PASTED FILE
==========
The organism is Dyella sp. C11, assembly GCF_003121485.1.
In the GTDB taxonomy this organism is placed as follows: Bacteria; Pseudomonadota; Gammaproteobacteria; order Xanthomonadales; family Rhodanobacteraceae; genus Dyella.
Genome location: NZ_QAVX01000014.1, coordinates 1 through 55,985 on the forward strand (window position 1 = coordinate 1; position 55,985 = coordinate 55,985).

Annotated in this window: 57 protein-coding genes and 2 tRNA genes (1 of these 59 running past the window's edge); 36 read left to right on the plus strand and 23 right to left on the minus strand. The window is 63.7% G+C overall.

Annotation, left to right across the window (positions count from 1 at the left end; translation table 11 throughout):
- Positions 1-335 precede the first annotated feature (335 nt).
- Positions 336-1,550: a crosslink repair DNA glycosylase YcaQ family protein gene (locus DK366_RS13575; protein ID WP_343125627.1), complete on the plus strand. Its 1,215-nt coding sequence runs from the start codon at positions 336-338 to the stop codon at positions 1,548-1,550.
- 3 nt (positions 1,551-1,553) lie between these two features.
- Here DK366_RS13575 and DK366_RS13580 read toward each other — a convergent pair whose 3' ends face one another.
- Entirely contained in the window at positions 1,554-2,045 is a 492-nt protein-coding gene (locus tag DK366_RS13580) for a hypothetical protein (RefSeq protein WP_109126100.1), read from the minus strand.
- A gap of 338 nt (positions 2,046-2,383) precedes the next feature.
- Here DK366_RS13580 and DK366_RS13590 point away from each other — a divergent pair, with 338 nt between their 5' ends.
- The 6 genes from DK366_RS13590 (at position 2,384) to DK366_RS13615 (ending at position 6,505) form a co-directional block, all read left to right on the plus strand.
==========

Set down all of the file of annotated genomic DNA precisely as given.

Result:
The organism is Dyella sp. C11, assembly GCF_003121485.1.
In the GTDB taxonomy this organism is placed as follows: Bacteria; Pseudomonadota; Gammaproteobacteria; order Xanthomonadales; family Rhodanobacteraceae; genus Dyella.
Genome location: NZ_QAVX01000014.1, coordinates 1 through 55,985 on the forward strand (window position 1 = coordinate 1; position 55,985 = coordinate 55,985).

Annotated in this window: 57 protein-coding genes and 2 tRNA genes (1 of these 59 running past the window's edge); 36 read left to right on the plus strand and 23 right to left on the minus strand. The window is 63.7% G+C overall.

Annotation, left to right across the window (positions count from 1 at the left end; translation table 11 throughout):
- Positions 1-335 precede the first annotated feature (335 nt).
- Positions 336-1,550: a crosslink repair DNA glycosylase YcaQ family protein gene (locus DK366_RS13575; protein ID WP_343125627.1), complete on the plus strand. Its 1,215-nt coding sequence runs from the start codon at positions 336-338 to the stop codon at positions 1,548-1,550.
- 3 nt (positions 1,551-1,553) lie between these two features.
- Here DK366_RS13575 and DK366_RS13580 read toward each other — a convergent pair whose 3' ends face one another.
- Entirely contained in the window at positions 1,554-2,045 is a 492-nt protein-coding gene (locus tag DK366_RS13580) for a hypothetical protein (RefSeq protein WP_109126100.1), read from the minus strand.
- A gap of 338 nt (positions 2,046-2,383) precedes the next feature.
- Here DK366_RS13580 and DK366_RS13590 point away from each other — a divergent pair, with 338 nt between their 5' ends.
- The 6 genes from DK366_RS13590 (at position 2,384) to DK366_RS13615 (ending at position 6,505) form a co-directional block, all read left to right on the plus strand.